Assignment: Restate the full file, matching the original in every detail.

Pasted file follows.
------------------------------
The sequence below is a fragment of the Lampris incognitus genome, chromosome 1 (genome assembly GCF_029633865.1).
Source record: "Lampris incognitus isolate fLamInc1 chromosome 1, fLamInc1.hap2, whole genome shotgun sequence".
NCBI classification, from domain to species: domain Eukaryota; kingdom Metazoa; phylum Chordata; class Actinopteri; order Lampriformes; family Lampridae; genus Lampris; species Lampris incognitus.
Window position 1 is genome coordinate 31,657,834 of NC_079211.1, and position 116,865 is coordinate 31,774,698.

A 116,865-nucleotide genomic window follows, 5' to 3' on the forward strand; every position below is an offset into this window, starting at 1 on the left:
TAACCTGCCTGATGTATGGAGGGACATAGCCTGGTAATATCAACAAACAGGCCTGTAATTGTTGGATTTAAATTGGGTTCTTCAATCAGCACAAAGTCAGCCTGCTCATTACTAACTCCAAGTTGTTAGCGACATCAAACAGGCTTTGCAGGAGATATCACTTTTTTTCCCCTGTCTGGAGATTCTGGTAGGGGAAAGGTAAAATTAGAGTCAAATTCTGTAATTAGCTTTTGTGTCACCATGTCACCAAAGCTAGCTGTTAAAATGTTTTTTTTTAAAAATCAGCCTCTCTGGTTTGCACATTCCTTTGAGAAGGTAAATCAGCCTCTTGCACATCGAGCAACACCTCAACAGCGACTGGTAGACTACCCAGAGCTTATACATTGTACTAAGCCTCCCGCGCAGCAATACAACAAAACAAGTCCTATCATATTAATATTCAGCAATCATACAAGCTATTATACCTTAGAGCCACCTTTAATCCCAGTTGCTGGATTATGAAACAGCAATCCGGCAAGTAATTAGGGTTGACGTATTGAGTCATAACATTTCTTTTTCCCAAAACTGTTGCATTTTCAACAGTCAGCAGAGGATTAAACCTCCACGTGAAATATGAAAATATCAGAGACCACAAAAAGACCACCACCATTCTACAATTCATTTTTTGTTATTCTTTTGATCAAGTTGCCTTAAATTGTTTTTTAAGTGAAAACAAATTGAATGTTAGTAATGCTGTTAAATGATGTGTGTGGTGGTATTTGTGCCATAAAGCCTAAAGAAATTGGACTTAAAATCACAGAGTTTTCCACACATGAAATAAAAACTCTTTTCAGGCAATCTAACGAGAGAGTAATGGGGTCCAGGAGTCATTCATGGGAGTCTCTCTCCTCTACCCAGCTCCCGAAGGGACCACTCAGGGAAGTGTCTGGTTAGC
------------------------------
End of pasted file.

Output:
The sequence below is a fragment of the Lampris incognitus genome, chromosome 1 (genome assembly GCF_029633865.1).
Source record: "Lampris incognitus isolate fLamInc1 chromosome 1, fLamInc1.hap2, whole genome shotgun sequence".
NCBI classification, from domain to species: domain Eukaryota; kingdom Metazoa; phylum Chordata; class Actinopteri; order Lampriformes; family Lampridae; genus Lampris; species Lampris incognitus.
Window position 1 is genome coordinate 31,657,834 of NC_079211.1, and position 116,865 is coordinate 31,774,698.

A 116,865-nucleotide genomic window follows, 5' to 3' on the forward strand; every position below is an offset into this window, starting at 1 on the left:
TAACCTGCCTGATGTATGGAGGGACATAGCCTGGTAATATCAACAAACAGGCCTGTAATTGTTGGATTTAAATTGGGTTCTTCAATCAGCACAAAGTCAGCCTGCTCATTACTAACTCCAAGTTGTTAGCGACATCAAACAGGCTTTGCAGGAGATATCACTTTTTTTCCCCTGTCTGGAGATTCTGGTAGGGGAAAGGTAAAATTAGAGTCAAATTCTGTAATTAGCTTTTGTGTCACCATGTCACCAAAGCTAGCTGTTAAAATGTTTTTTTTTAAAAATCAGCCTCTCTGGTTTGCACATTCCTTTGAGAAGGTAAATCAGCCTCTTGCACATCGAGCAACACCTCAACAGCGACTGGTAGACTACCCAGAGCTTATACATTGTACTAAGCCTCCCGCGCAGCAATACAACAAAACAAGTCCTATCATATTAATATTCAGCAATCATACAAGCTATTATACCTTAGAGCCACCTTTAATCCCAGTTGCTGGATTATGAAACAGCAATCCGGCAAGTAATTAGGGTTGACGTATTGAGTCATAACATTTCTTTTTCCCAAAACTGTTGCATTTTCAACAGTCAGCAGAGGATTAAACCTCCACGTGAAATATGAAAATATCAGAGACCACAAAAAGACCACCACCATTCTACAATTCATTTTTTGTTATTCTTTTGATCAAGTTGCCTTAAATTGTTTTTTAAGTGAAAACAAATTGAATGTTAGTAATGCTGTTAAATGATGTGTGTGGTGGTATTTGTGCCATAAAGCCTAAAGAAATTGGACTTAAAATCACAGAGTTTTCCACACATGAAATAAAAACTCTTTTCAGGCAATCTAACGAGAGAGTAATGGGGTCCAGGAGTCATTCATGGGAGTCTCTCTCCTCTACCCAGCTCCCGAAGGGACCACTCAGGGAAGTGTCTGGTTAGC